Wolverine Boots Expectations, Profits


    ROCKFORD — Wolverine World Wide Inc.’s profits are kind of like the shoes it makes: sturdy, not fancy, but stylish and well-built enough to keep people coming back for more. In recent months, Wall Street analysts have been hinting that the strength of Wolverine’s performance is ebbing, but the company’s first-quarter performance shows that it still has plenty of kick.

    Analysts were right to expect single-digit revenue growth from Wolverine, but they guessed wrong on most of the company’s other important figures. Sales increased by 7.3 percent from the first quarter of 2005, rising to $263 million. Cost of goods grew at just 5 percent, resulting in a gross margin of $106 million, up more than 10 percent from 2005. Other expenses were also held in check, resulting in net income growth of 22 percent. On a diluted per-share basis, income was up 26 percent.

    “Record first quarter earnings were driven by strong gross margin expansion,” Stephen L. Gulis Jr., Wolverine’s CFO, said in a statement released along with the results. “Gross margin during the first quarter of 2006 grew to an all-time record 40.3 percent, a 100-basis-point improvement over first quarter 2005. This improvement resulted primarily from increased sales of higher margin lifestyle products, strong inventory management and a positive impact from foreign currency.”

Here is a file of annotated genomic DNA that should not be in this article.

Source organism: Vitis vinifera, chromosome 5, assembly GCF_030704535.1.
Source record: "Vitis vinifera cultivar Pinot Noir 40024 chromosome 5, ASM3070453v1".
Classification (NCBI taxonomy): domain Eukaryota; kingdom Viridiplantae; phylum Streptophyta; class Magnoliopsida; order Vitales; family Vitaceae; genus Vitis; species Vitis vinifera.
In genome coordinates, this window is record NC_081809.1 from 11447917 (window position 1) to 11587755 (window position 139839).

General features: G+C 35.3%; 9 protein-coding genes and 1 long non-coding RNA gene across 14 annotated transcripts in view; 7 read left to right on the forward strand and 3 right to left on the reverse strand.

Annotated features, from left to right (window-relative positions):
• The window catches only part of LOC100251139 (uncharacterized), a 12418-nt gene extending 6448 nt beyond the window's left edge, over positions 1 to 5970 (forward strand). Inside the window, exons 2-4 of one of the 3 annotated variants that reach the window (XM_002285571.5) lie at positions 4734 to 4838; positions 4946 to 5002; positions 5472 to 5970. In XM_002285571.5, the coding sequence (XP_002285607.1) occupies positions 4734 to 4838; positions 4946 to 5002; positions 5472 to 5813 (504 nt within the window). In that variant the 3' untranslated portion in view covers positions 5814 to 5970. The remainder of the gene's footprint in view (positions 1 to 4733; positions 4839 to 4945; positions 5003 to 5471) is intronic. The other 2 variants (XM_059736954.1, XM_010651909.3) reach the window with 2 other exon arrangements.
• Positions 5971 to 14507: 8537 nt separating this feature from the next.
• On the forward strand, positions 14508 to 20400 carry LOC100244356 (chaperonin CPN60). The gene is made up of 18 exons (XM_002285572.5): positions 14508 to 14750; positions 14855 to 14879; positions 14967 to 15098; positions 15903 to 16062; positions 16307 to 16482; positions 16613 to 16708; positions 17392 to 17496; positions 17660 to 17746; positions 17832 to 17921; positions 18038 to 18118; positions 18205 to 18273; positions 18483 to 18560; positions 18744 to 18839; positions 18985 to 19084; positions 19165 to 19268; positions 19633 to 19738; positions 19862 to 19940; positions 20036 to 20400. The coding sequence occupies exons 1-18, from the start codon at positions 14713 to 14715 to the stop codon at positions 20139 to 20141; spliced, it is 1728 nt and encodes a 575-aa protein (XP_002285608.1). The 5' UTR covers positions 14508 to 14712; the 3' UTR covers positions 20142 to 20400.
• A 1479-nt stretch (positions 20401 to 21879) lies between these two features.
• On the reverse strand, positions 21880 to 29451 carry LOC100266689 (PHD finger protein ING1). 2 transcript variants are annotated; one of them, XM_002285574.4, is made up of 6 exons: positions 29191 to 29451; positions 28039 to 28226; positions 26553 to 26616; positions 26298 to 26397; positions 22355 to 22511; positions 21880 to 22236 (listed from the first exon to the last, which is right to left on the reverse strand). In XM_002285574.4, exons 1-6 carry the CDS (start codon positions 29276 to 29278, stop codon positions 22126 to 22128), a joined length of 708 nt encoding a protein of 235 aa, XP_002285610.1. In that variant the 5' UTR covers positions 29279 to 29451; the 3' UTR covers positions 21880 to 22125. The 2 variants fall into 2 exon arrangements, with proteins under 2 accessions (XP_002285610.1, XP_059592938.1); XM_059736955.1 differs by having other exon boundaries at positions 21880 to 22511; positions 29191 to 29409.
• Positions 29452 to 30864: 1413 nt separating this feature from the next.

The impact of foreign currencies has slightly offset another cost of doing business abroad: foreign regulation. Earlier this month, Wolverine announced that it would likely be performing on the low end of its earnings forecast range, after news that the European Commission would increase import duties on shoes manufactured in southeast Asia, where Wolverine has contract manufacturing partners. Based on those tariffs, the company announced that sales would likely fall on the lower end of the expected $1.11 to $1.13 billion range. Likewise, profits would be closer to the bottom end of their forecast range of $1.34 to $1.40 per share.

    But due to the strength of the first quarter’s performance, Wolverine Chairman and CEO Timothy J. O’Donovan reversed his earlier earnings warning.

    “Based on the strength of margins in the first quarter and continuing consumer demand for our global brands, our earnings outlook has improved, and we now expect earnings per share to be in the upper half of the range,” he said.

    Wolverine is currently working to expand two popular consumer brands. In 2007 the company will introduce an apparel line for its Merrell outdoor footwear brand. It is also preparing to launch a footwear line for a popular outdoor apparel company. Wolverine will team up with Patagonia Inc. to create that company’s first branded footwear lines, also slated for a 2007 debut.

    Those brands and others like them hold the key to Wolverine’s future performance.

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